The Ottoman Empire evolved systems of law which to some extent replicated that wise provision. But after the Ottoman collapse the Muslim sects rebelled against the idea, since it contradicts the claims of the shariah to be the final legal authority. The Egyptian writer and leader of the Muslim Brotherhood, Sayyid Qutb, went so far as to denounce all secular law as blasphemy. Mortals who make laws for their own government, he argued, usurp a power which is God's alone. And although few Muslim leaders will publicly endorse Qutb's argument, few will publicly condemn it either. What to us is a proof of Qutb's fanaticism and egomania is, for many Muslims, a proof of his piety.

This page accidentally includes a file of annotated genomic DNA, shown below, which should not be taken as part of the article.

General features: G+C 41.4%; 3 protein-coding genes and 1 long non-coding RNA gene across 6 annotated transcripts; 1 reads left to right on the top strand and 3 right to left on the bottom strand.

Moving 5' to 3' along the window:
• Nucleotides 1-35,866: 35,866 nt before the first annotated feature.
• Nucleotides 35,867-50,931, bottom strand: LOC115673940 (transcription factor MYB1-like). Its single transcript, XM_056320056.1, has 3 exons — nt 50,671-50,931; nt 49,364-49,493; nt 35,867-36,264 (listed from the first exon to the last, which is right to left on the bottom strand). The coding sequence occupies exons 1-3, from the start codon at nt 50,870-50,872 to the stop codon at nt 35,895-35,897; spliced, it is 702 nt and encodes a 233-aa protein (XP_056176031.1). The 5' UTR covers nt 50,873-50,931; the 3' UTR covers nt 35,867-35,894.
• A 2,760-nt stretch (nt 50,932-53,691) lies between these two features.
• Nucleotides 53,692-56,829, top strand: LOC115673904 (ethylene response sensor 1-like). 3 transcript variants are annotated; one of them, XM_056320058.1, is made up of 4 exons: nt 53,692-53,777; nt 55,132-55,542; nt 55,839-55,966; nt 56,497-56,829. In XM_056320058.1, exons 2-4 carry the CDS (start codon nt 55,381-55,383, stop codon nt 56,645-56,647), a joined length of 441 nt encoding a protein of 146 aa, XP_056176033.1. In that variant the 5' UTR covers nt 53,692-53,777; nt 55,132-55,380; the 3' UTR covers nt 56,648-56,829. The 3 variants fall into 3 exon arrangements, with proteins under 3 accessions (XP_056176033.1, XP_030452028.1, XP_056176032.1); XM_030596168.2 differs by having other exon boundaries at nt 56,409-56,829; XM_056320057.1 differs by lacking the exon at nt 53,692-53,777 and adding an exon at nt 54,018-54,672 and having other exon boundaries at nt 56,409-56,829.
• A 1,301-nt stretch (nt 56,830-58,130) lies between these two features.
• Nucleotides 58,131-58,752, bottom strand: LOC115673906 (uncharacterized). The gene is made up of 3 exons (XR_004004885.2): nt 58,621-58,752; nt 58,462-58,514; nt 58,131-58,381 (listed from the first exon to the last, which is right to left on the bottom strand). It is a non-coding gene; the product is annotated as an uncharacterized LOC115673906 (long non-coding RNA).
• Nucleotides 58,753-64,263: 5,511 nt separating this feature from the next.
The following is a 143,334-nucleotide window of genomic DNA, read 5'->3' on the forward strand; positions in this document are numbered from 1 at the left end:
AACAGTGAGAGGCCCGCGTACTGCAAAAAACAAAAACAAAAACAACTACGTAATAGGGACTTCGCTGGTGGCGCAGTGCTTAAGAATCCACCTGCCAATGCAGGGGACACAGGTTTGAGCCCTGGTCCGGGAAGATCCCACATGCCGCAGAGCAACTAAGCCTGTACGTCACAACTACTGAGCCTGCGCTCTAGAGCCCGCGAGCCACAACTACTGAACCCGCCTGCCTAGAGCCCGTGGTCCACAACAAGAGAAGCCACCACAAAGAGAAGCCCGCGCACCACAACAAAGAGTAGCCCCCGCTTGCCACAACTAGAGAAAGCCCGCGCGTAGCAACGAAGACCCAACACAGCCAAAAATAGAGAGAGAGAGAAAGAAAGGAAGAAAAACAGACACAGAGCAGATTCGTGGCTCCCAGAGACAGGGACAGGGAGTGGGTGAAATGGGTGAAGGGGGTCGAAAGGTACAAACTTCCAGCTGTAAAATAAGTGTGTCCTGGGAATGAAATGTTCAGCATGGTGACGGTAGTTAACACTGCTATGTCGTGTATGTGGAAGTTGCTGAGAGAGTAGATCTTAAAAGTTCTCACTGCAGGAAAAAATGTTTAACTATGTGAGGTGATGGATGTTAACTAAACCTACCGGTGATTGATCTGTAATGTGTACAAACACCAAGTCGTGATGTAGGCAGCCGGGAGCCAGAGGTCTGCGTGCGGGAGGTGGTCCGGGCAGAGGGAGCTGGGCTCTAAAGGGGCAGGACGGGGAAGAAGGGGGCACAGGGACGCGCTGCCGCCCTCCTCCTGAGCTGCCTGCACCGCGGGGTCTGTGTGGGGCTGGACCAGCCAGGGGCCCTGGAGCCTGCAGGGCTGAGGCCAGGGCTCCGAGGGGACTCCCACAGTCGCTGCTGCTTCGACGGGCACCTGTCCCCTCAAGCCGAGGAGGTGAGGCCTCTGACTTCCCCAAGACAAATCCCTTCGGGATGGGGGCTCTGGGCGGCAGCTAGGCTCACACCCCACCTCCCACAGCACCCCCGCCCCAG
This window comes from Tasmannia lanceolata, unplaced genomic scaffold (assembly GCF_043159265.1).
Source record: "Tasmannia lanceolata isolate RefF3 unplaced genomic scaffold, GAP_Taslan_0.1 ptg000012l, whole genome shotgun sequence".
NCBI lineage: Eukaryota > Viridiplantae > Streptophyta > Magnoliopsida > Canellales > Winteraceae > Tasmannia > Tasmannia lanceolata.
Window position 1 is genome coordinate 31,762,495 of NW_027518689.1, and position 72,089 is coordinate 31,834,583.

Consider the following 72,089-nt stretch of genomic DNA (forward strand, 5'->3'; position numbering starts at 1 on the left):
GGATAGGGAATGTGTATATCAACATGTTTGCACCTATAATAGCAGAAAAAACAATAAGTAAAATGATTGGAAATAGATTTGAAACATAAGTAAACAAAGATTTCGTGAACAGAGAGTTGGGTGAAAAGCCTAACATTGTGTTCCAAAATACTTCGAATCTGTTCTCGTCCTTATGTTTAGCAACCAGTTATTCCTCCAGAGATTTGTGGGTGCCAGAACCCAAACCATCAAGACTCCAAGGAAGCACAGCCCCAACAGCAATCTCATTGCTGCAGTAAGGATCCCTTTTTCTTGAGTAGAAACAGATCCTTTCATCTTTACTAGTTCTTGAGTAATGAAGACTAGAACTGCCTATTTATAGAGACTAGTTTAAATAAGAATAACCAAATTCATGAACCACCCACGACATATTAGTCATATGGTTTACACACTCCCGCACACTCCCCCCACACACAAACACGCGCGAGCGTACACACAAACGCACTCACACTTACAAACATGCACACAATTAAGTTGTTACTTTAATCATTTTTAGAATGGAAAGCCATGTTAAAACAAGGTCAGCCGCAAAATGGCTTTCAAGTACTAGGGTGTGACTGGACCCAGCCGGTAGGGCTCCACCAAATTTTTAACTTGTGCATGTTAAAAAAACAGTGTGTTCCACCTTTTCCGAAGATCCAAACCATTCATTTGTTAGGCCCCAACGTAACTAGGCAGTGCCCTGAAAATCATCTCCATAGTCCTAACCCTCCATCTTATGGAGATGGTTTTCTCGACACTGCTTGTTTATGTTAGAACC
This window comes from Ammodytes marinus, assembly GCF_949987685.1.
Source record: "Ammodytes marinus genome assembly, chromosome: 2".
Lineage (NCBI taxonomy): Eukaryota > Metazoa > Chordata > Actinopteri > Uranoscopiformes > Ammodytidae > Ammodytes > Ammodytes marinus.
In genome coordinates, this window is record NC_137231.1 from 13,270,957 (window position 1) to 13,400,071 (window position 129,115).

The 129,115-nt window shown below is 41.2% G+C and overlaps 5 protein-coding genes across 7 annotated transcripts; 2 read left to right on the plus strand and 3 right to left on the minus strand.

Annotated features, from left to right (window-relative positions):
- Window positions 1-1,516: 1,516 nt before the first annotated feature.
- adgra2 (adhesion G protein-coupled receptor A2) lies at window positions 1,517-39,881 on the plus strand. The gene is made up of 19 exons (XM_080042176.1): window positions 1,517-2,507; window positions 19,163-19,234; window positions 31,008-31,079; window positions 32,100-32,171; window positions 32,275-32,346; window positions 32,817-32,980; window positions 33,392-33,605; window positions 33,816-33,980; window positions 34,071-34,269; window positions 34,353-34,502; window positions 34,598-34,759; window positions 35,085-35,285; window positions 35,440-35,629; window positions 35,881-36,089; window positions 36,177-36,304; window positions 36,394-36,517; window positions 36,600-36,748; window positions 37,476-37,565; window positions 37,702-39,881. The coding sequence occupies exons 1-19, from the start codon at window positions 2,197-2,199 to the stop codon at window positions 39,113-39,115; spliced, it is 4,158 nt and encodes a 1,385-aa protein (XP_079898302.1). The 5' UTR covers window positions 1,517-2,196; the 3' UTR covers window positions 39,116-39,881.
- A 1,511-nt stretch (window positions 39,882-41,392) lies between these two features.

Whenever I consider this matter I am struck by a singular fact about the Christian religion, a fact noticed by Kierkegaard and Hegel but rarely commented upon today, which is that it is informed by a spirit of irony. Irony means accepting "the other," as someone other than you. It was irony that led Christ to declare that his "kingdom is not of this world," not to be achieved through politics. Such irony is a long way from the humorless incantations of the Koran. Yet it is from a posture of irony that every real negotiation, every offer of peace, every acceptance of the other, begins. The way forward, it seems to me, is to encourage the re-emergence of an ironical Islam, of the kind you find in the philosophy of Averroës, in Persian poetry and in "The Thousand and One Nights." We should also encourage those ethnic and religious jokes which did so much to defuse tension in the days before political correctness. And maybe, one day, the rigid face of some puritanical mullah will crack open in a hesitant smile, and negotiations can at last begin.
Mr. Scruton is the author, most recently, of "A Political Philosophy: Arguments for Conservatism," just published by Continuum.